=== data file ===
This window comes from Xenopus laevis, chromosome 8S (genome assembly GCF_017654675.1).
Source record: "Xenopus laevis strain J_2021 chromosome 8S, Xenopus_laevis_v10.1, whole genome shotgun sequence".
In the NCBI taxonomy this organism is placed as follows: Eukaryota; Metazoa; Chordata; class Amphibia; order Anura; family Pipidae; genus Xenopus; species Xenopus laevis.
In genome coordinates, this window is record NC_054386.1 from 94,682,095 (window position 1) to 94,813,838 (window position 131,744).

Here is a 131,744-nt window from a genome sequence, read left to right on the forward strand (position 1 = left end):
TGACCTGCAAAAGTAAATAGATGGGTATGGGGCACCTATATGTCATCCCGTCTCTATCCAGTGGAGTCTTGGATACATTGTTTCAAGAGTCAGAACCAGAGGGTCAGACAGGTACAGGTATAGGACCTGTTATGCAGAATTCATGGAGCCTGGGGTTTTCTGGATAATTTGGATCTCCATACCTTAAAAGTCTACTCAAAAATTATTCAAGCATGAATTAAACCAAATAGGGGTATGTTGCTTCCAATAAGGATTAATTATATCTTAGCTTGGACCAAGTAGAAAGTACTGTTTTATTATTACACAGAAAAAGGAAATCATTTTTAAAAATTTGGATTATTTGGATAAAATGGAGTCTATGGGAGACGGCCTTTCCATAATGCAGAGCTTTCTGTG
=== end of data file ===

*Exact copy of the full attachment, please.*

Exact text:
This window comes from Xenopus laevis, chromosome 8S (genome assembly GCF_017654675.1).
Source record: "Xenopus laevis strain J_2021 chromosome 8S, Xenopus_laevis_v10.1, whole genome shotgun sequence".
In the NCBI taxonomy this organism is placed as follows: Eukaryota; Metazoa; Chordata; class Amphibia; order Anura; family Pipidae; genus Xenopus; species Xenopus laevis.
In genome coordinates, this window is record NC_054386.1 from 94,682,095 (window position 1) to 94,813,838 (window position 131,744).

Here is a 131,744-nt window from a genome sequence, read left to right on the forward strand (position 1 = left end):
TGACCTGCAAAAGTAAATAGATGGGTATGGGGCACCTATATGTCATCCCGTCTCTATCCAGTGGAGTCTTGGATACATTGTTTCAAGAGTCAGAACCAGAGGGTCAGACAGGTACAGGTATAGGACCTGTTATGCAGAATTCATGGAGCCTGGGGTTTTCTGGATAATTTGGATCTCCATACCTTAAAAGTCTACTCAAAAATTATTCAAGCATGAATTAAACCAAATAGGGGTATGTTGCTTCCAATAAGGATTAATTATATCTTAGCTTGGACCAAGTAGAAAGTACTGTTTTATTATTACACAGAAAAAGGAAATCATTTTTAAAAATTTGGATTATTTGGATAAAATGGAGTCTATGGGAGACGGCCTTTCCATAATGCAGAGCTTTCTGTG